Monday, April 14, 2008

Hobnobbing with Famous Knitters

It was a busy weekend for knitting in the Twin Cities. It started on Thursday with the Yarn Harlot. The Yarnery sponsored Stephanie’s visit and I went with my friends Betty and April to see her. The weather was, let’s say, challenging. Everything from rain, sleet to snow fell on us and we did have to walk a ways to get to the auditorium on the St. Thomas campus. We got a little wet. But knitters are a hardy bunch. And the Yarnery and Stephanie entertained very well. It was like a giant knitting night with prizes and entertainment. I saw some amazing examples of the art of knitting being worn. But I was a bad blogger and forgot my camera at home! This is a picture of us holding each other's socks that Betty took and kindly sent to me. You can see videos of the “Yarnery Family Singers” on Shelly Kang’s website. They were the warm up act and they were so funny. I did wait in line (we were given numbers as we came in and it made it so orderly and fair) for Stephanie to sign my book – and one for my daughter. Why is it that I always feel so dorkish when I go to a book signing. I’m just basically shy and don’t know what to say. Oh, well, Stephanie was gracious.

Saturday was the Yarnover event that the Minnesota Knitter’s Guild puts on every year. Vendors and classes from famous teachers and Franklin was even there this year to take pictures for his 1000 knitters project.

I took 2 classes. My first one was Enviable Invisible Seams, taught by Ann McCauley. She’s written a book called The Pleasures of Knitting: Timeless Feminine Sweaters and she has another book coming out in the fall. She had many of the models from her two books there for us to see. She is a wonderful, patient, teacher and I learned a lot about finishing knitting. I’ve always felt I had to do seamless sweaters because I’ve been afraid that seaming a sweater would make it look lousy. I think that now I’ll be able to have the confidence to make a sweater or anything else that has seams and know that I can put it together right.

While I was on break from this class I popped into the room next door where Franklin was photographing knitters and I asked if there was a spot left for me to add my name so I could have my picture taken. They worked me in right away after the next knitter and right before Miss T. Franklin was very easy to talk to and I didn’t feel like a dork at all! It was kind of disconcerting to be chatting to a big black camera lens though. We did have a slight disagreement about whether his niece Abigail or my granddaughter Abigail is the cutest though. I think we parted friends, even though neither of us was willing to give an inch. Perhaps there is room for two cutest Abigails in the world.

My afternoon class was Celtic Cables taught by Melissa Leapman. Another excellent teacher. Melissa wrote among other things the book Cables Untangled. She ran the class with a firm hand and we worked hard. But in the end I learned a lot about how cable charts work, how to read and execute a complex celtic cable and even a little about designing my own if I so choose. We learned an amazing 1 to 7 increase and a 7 to 1 decrease. Because cables pull in the knitting when put in the middle of a piece you need to increase right before the cable and decrease right after. When I did it Melissa’s way they were nearly invisible – the cable was the star of the show and there weren’t any holes or puckering. Way cool! Melissa happily signed my book at the end of the class. I’m anxiously awaiting her new book that’s coming out in October. She had some items from the new book along too. Wow, is all I’m going to say.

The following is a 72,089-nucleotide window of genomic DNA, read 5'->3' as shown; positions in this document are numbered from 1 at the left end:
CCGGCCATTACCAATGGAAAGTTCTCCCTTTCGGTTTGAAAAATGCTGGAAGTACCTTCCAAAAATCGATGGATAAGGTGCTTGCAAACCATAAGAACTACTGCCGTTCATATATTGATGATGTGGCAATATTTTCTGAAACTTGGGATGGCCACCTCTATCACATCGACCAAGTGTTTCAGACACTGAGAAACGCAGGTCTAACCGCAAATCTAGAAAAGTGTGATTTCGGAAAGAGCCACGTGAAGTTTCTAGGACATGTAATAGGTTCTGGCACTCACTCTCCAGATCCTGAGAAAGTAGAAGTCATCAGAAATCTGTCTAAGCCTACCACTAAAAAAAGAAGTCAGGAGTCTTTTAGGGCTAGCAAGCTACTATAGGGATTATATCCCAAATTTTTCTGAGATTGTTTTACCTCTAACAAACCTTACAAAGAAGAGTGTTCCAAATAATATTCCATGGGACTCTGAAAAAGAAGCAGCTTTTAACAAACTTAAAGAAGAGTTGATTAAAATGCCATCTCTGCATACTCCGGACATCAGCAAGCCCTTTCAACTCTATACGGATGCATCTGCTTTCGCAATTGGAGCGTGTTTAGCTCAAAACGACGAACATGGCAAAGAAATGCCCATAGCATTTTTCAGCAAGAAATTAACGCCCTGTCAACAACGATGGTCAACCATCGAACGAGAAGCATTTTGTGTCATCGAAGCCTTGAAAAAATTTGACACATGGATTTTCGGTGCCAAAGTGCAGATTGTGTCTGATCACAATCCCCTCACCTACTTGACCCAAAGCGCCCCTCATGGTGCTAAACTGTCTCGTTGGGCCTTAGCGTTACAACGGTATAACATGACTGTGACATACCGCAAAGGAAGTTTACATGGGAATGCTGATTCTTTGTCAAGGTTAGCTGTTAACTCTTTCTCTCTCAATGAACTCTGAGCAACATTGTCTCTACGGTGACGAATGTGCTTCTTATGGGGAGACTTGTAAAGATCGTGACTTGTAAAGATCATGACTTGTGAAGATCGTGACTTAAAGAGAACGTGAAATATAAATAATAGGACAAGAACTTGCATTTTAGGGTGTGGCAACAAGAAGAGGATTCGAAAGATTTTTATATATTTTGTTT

I only bought two things at the vendor area. I had already decided to buy another of Jennie the Potter’s mugs and I took care of that right away when I got there. Jenny kindly held it for me until I had time to run it out to the car.
Oh, and Compadre - I only bought one mug - this is three sides of the same mug!

And as I was going by, I got snagged by the display of Tulip sweaters at the Coldwater Collaborative booth. They had kits in the Dream in Color yarn and so I’m going to be making Abigail another Tulip cardigan in the 12-18 month size. Oddly, my pattern came in only one size so I had to buy the pattern too! Well, at least I know that it’s a stupendous pattern and that I’ll be definitely making it again. By the way, Coldwater Collaborative has kits that include the pattern for larger sizes too. And I think that she said even adult sizes! Might have to consider this some more…. I love making that sweater – so fun.

By the way, I'm having to moderate the comments because I got a nasty one from a "Logan" that invited me to "fix" my computer by clicking on a link. I'd already been warned about this by my friend April and so I deleted it immediately. I'll be screening comments so if your comment doesn't show up right away it's because I haven't gotten to it yet. I love your comments but that "Logan" is not welcome!


Miss T said...

Great post. That cable technique sounds brilliant!

Anonymous said...

Hey stranger! I didn't even get to GO to Yarnover but I still managed to spend money there. Dream in Color (I really like the Smooshy line) is becoming one of my favorite sock yarns, so my girlfriend picked me up some. And she also got the sweater kit that you did. Melissa Leapman is one of our favorite instructors (though I don't get to go to conventions near as often as my girlfriend does) - my friend took the same cable class out in CA at Stitches West this year and passed on the same technique to me about the increasing and decreasing; it's a life-saver if you want your piece to truly look nice. Looks like I'm going to live vicariously through BOTH of you!